Collarity Relevance Engine

Collarity is a social search engine that combines a variety of different types of functionality to produce results in a new and interesting way. The basic concept is very straightforward, and is something that we’ve seen before – searchers begin to type in their search and as they do a little box pops up suggesting appropriate terms for the search – a little like Google Suggest but rather more sophisticated. There is also a slider bar with three settings for Personal, Community and Global.Clicking on each of these options will provide a slightly different set of suggestions, based on previous searches. Searchers can choose to continue typing in their search, or click on one of the suggestions to add that to their search, or can simply click on a likely looking URL that is displayed.

Results are then displayed on the screen and can be clicked on as usual. The search engine is combining the concepts of a suggest function, a social community element (ala the Eurekster swicki) and a slider element, vaguely similar to the Yahoo Mindset approach. Initially I wasn’t overly impressed with the results – not least because most of those on the first page were culled from the same site. However, once I got myself a (free) account and started to explore in personal mode things got rather more interesting.

I ran a few searches that tended to focus on reflexology, alternative health therapy and the area that I live in, just to give it something to work with. I started with the tab set at ‘Global’ and started to type mass (for massage) and was rewarded with suggestions for city and Boston by the time I got to ‘ma’. By the time I’d reached ‘mass’ we’d moved onto density (with narrower terms being volume, unit and body) and when I’d finished typing the entire word ‘massage’ I was being given suggestions for health, spa, products and so on. All of these made perfect sense given that the search engine could (and did) interpret what I was typing/searching for in a number of different ways, and it was able to reflect that very well, given that the dialogue or suggestion box was very tiny. URLs were also suggested, as mentioned, and hovering the cursor over any of them displayed another small box describing the website with keywords in context.

I then chose to run the same search with the slider set to ‘Community’. By the time I had got as far as ‘massa’ I was getting suggestions that related to my specific subject area of interest, and by the time I had got as far as typing out the whole word the suggestions were related exactly to alternative therapy and in particular reflexology, which was one of the searches that I’d initially run to give Collarity something to work with. Re-running the search again, this time with the slider over at Personal the search engine immediately started to focus on the reflexology/health aspect of my search, and included suggested URLs that I’d previously looked at in my initial searches.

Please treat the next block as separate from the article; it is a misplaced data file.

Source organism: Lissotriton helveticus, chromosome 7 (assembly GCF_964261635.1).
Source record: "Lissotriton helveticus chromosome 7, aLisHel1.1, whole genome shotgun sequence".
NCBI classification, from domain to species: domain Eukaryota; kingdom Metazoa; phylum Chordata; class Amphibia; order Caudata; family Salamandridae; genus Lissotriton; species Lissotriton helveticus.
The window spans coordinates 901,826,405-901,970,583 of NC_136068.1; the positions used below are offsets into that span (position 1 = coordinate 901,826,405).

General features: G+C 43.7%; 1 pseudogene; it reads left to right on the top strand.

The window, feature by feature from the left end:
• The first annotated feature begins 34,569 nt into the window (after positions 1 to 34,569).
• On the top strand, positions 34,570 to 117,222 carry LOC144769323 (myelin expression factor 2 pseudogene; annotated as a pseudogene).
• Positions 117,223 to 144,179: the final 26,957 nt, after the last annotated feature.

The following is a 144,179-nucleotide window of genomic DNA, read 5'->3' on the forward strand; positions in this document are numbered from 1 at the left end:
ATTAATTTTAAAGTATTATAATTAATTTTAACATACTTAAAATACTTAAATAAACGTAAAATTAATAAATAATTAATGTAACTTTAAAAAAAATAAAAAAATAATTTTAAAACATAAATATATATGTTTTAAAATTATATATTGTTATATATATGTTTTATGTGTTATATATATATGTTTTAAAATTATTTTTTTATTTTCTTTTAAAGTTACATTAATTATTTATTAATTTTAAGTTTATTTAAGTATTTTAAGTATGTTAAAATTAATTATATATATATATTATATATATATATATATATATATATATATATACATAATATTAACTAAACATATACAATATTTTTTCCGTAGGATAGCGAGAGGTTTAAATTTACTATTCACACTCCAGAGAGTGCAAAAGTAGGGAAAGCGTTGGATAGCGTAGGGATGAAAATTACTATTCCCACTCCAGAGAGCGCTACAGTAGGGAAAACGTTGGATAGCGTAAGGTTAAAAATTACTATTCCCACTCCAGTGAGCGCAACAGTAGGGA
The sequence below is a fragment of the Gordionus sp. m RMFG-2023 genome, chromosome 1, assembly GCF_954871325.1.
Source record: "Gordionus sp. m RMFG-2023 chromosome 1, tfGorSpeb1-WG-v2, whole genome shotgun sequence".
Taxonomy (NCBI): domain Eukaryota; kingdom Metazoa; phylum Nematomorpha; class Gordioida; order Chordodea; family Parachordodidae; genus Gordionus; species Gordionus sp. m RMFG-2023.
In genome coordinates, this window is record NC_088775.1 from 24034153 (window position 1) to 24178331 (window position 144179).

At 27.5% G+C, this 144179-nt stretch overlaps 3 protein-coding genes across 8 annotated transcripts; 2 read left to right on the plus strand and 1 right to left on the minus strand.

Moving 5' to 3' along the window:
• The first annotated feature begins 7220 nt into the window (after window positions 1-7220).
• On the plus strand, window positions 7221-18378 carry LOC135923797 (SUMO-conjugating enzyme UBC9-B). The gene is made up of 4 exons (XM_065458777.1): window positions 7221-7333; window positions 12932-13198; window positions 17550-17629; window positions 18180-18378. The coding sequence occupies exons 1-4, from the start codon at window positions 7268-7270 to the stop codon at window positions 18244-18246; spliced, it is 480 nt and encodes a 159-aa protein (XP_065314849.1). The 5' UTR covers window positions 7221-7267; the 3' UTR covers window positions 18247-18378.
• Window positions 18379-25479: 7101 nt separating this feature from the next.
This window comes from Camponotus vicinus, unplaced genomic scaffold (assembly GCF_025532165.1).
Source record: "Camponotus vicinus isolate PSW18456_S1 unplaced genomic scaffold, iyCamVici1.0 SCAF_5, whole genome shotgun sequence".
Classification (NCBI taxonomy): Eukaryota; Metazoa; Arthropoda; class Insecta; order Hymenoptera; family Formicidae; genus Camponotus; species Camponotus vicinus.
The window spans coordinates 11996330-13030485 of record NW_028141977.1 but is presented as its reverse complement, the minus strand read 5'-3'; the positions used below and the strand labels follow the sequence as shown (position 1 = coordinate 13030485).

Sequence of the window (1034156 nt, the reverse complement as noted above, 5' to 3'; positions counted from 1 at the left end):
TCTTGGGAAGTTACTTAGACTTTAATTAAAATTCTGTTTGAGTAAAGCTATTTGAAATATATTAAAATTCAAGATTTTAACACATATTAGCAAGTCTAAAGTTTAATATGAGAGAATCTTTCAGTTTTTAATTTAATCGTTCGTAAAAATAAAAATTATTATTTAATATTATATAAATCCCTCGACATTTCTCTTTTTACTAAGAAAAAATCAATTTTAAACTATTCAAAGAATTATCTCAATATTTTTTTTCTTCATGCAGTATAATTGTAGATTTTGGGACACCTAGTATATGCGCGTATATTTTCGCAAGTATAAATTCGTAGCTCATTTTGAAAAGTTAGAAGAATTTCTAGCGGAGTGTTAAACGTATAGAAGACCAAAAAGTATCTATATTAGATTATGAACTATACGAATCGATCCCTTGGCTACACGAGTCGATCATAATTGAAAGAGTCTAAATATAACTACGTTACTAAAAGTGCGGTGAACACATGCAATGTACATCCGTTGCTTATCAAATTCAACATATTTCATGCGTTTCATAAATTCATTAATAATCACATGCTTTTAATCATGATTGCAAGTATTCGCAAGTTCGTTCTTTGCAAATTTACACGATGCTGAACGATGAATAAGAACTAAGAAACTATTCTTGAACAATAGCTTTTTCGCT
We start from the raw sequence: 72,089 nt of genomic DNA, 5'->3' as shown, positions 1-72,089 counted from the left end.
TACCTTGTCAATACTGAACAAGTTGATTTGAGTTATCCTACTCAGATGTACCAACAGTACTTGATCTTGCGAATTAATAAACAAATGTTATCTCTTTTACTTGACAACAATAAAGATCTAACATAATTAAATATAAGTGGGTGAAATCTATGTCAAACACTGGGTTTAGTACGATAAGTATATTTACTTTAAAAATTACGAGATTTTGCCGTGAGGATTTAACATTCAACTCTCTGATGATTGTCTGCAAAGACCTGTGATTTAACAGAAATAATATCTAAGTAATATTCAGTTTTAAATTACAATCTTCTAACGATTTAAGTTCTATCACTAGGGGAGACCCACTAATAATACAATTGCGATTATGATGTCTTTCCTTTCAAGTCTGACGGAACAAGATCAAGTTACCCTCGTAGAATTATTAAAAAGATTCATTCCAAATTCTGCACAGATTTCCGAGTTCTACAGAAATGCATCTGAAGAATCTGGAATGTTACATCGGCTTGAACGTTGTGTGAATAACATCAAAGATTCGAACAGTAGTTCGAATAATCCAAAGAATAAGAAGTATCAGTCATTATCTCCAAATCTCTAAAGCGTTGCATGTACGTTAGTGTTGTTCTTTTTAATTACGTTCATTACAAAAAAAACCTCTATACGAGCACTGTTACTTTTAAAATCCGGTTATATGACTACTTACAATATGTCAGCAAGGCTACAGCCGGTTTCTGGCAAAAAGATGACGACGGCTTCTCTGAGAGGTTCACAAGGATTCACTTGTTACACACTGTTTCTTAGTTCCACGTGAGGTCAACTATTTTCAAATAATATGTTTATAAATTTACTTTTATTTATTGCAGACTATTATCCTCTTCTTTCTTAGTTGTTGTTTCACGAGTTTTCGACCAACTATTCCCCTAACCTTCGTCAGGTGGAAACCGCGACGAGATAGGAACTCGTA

I found the approach that Collarity is taking to be very intuitive, and based on a very small sample of searches extremely accurate. Of course, there were things that I wasn’t overly impressed with – mainly the search engine results page, with similar results from the same site. Other information was quite sparse too – just title, brief description, URL and various keywords that further described the page, based on previous searches. There wasn’t an advanced search function, and Boolean operators didn’t work. I tried a few of the other obvious search functions such as link or title, but they didn’t work either. The lack of any help function or documentation really let the engine down. While I appreciate that it’s still in development I would have thought that was more reason, not less to have the functionality fully documented; I don’t want to have to guess. This is slightly ironic given that one of their tag lines is that the search engine ‘saves time and mental energy’ – the idea that searchers can use their resource to save themselves fro having to think is a slightly unusual marketing ploy – but I do see what they’re saying.

Collarity is a great idea, and provided quick on topic results based on very limited information on my interests, but it’s let down (at this stage at least) by emphasising that element of its technology at the expense of other basic search functionality that should be an integral part of any search engine. These interesting functions need to be a bonus, not a replacement for the basics. Having said that it’s worth looking at, most especially if you take the few seconds to register and start to personalise your searches.

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